The Whistleblower
Real-World Ugliness

Last week, I reviewed the documentary Miss Representation and wrote, in part,

I sincerely hope that plenty of people—and women in particular, as this game is largely in their hands—get out to see this movie, and get riled up about it… and conclude, to steal a line from Serenity, “I aim to misbehave.”

It’s about time that women, as a whole, check out of this system.  While this may seem an unfair assessment, particularly given that the boards of the media conglomerates are really just glorified boys clubs, I don’t hold out any great hope that men have it within themselves to change any of this.  Boys, after all, will be boys.  Why must women be boys, too?

The Whistleblower is a true story about one woman who misbehaved in a major way and took down a despicable boys-will-be-a-holes network of sex traffickers masquerading as U.N. peacekeepers in Bosnia.  I was thrilled to see listed in the closing credits:

  • Larysa Kondracki — Director
  • Eilis Kirwan — Screenwriter
  • Amy Kaufman — Executive Producer
  • Christina Piovesan — Producer
  • Celine Rattray — Producer

Larysa Kondracki, director of The WhistleblowerThe film also, of course, stars Oscar-winner Rachel Weisz as Kathryn Bolkovac, a Nebraska cop who signs up for high-paying contract policework in Bosnia. 

This is what I’m talking about!

And the film isn’t some anti-male screed put together by a bunch of activist misanthropists.  Instead, it’s a proactively positive (if infuriatingly heartbreaking) story about the evils of sex-trafficking which enlists the help of other A-list stars like David Strathairn and Benedict Cumberbatch, while getting co-production help from a bunch of German men.

But still, the lead story is: this is story about a strong woman, starring a strong woman, made by strong women.  And it’s a strong film.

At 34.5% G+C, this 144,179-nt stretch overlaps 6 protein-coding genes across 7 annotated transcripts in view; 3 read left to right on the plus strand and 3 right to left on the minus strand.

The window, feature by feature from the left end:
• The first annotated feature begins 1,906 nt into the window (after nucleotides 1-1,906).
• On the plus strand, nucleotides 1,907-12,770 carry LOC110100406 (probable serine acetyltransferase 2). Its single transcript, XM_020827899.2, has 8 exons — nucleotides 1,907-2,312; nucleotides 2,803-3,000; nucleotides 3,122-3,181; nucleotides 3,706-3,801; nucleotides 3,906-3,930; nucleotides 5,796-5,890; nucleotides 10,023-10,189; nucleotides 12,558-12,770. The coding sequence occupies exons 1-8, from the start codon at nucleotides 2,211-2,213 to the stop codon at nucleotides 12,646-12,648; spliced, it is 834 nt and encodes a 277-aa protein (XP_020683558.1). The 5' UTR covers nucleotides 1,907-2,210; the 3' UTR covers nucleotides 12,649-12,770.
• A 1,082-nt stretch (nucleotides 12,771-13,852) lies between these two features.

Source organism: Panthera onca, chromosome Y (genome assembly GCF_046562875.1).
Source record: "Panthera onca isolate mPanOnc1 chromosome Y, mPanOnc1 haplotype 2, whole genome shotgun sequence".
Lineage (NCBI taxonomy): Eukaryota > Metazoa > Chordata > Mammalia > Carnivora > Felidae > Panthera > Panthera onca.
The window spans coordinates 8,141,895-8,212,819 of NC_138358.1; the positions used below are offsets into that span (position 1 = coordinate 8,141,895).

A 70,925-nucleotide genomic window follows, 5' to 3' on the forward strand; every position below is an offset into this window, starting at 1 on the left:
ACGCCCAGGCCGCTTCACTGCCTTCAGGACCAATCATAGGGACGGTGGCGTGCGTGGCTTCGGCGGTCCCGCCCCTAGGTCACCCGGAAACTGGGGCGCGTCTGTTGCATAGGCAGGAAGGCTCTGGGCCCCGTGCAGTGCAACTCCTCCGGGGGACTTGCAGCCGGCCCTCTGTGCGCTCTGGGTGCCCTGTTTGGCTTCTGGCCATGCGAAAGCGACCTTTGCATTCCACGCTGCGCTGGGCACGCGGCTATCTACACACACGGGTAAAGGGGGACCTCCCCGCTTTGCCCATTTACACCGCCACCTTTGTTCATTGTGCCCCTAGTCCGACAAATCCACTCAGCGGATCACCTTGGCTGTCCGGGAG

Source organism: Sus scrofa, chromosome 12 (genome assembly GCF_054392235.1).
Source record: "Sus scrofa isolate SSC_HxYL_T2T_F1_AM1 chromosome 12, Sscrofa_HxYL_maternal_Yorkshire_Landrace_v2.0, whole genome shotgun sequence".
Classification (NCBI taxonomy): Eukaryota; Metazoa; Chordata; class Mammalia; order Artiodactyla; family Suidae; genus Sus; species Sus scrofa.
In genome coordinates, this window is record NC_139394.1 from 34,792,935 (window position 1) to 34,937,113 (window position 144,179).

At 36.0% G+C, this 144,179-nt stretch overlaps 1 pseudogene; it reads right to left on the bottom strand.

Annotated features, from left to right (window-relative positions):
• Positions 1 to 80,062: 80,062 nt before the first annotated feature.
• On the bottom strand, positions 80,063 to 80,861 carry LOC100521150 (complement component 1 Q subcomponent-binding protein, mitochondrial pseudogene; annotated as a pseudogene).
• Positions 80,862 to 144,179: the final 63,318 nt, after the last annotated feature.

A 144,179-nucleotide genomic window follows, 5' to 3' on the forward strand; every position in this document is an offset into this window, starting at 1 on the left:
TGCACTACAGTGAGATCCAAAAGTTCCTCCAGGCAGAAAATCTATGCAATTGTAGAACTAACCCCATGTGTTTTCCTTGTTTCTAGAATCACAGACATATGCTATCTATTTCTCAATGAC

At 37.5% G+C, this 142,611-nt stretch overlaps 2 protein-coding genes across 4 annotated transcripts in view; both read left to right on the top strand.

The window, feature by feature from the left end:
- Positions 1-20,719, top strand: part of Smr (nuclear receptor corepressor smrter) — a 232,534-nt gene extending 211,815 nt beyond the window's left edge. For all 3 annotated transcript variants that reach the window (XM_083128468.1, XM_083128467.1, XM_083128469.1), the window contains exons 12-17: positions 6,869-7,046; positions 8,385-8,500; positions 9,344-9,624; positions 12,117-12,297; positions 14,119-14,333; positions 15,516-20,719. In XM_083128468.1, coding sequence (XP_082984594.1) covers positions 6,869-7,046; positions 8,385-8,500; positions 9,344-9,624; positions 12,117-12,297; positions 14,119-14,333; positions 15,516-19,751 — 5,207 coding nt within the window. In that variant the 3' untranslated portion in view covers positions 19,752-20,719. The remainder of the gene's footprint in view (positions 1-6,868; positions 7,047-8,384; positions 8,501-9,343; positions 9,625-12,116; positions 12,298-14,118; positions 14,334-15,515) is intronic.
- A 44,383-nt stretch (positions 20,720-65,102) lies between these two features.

First-time director Kondracki—herself a first-generation Canadian of Ukrainian descent—puts together a taut, gritty award-winning police drama that centers more on the human toll of the crimes in question than it does on procedural tactics or forensics.  And that’s a wise choice, as the heart of the story here is the very real human price paid by the girls abducted to feed the trade… and by Bolkovac, who has been effectively blacklisted by her actions.

Released in theaters during the dog days of summer last year, Whistleblower ended up expanding to only 70 screens nationwide and earned a paltry $1.1 million over 12 weeks.  To a degree, that’s understandable.  When the competition is Conan, Contagion, and The Lion King 3D, how many people are going to opt for a dark and ugly look at corruption and moral outrage?

Still, this is a film that deserves to be seen by a lot more eyes—and celebrated. 

Bear in mind also that, while I’m definitely on board with an anti-trafficking agenda, I don’t endorse every film on the topic that happens along.  I also don’t promote every film made by women, either, simply because I want to celebrate female filmmakers.  I pretty much panned 2007’s Trade, for instance, which highlighted America’s sex trafficking woes, and Ada Bligaard Søby’s Complaints Choir.

So please take my recommendation seriously.  It’s available now on DVD and Blu-ray… and the Special Feature is the movie itself.  The home video release also offers a five-minute look at the real Bolkovac and her story, but the package wisely avoids other fluff and distractions.

Check it out.

The Whistleblower is rated R for “disturbing violent content including a brutal sexual assault, graphic nudity and language.”  The film earns the R, but is nonetheless remarkably restrained.  The approach is suitable for the material.

Courtesy of the film’s distributor, Greg screened a promotional Blu-ray of The Whistleblower.